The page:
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Blue whales are singing a different song, and scientists wonder why

Blue whales have been changing their singing habits for years, and cracking sea ice may be behind it, a new study found.

Researchers studying whalesong found that male blue whales – females don’t sing – have been dropping their pitch little by little for decades. They’re not alone. Fin whales and Madagascar pygmy blue whales have also been lowering the pitch of their song, the scientists discovered.

They suspect that the whales are singing less loudly, and the pitch drop is a consequence.

“We think it is something non-voluntary from the whale. Decrease the call intensity and it will decrease the call frequency, just because of the sound emission mechanism,” lead Dr. Emmanuelle Leroy told Science Daily.

The team discovered that blue whales’ pitch changes by season, getting higher during the summer months when sea ice is melting and cracking. But their pitch on average has been getting lower year over year, they said.

They were able to rule out noise pollution as the cause – unlike other oceans, human activity has dropped in the southern Indian Ocean – but did spot the correlation with ice breaking. There could be other explanations as well, the scientists noted. Whale populations have grown in the Indian Ocean in recent years, so they may simply not need to sing so loudly to be heard.

Blue whales and fin whales are some of the loudest and largest ocean mammals. Their songs can travel more than 1,000 miles, allowing them to communicate with one another over vast distances.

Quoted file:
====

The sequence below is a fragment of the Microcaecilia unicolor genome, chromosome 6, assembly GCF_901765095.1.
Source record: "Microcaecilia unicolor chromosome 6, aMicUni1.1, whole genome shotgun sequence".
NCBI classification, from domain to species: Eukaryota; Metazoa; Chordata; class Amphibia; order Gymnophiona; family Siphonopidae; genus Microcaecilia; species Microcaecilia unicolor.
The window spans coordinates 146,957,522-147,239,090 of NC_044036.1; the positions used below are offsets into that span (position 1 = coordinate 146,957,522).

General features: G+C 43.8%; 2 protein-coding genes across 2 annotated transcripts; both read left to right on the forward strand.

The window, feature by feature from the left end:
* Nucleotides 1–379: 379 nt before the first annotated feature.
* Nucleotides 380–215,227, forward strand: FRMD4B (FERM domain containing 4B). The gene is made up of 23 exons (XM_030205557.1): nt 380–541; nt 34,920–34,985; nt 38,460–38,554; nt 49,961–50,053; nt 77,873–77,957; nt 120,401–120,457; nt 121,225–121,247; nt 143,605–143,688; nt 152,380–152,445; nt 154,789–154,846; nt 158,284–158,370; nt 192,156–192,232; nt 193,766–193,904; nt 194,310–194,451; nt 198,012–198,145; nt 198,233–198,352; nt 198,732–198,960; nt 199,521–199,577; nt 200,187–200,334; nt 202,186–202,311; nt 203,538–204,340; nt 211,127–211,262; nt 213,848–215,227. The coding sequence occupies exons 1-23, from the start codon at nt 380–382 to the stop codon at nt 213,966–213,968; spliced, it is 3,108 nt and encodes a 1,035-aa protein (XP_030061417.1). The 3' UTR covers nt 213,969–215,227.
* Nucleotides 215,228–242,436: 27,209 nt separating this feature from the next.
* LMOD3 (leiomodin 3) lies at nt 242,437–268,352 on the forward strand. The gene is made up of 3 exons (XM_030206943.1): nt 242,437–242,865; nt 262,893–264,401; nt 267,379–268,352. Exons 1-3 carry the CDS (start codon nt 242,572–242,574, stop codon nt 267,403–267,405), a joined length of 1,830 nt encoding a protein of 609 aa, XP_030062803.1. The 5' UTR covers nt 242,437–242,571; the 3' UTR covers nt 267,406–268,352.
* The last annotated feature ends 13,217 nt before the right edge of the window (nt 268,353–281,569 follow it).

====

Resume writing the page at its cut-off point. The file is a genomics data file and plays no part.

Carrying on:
“The noise is related to the increasing number of free icebergs in summer. When the ice sometimes cracks, like when you put ice in your drink, it makes noise. This noise is really strong and will propagate over really long distances, so we can hear this noise at our northernmost site, up to 26 degrees south,” said Leroy, a researcher at the University of New South Wales in Australia.

The team analyzed more than one million recordings of whale songs from the three species, collected over five years in the southern Indian Ocean.

They found that the calls of blue whales are dropping by about 1.4 hertz each year. Madagascar pygmy blue whales and fin whales are seeing similar drops.

The study has been published in the journal Journal of Geophysical Research: Oceans.

By Kyla Cathey, Contributing Writer

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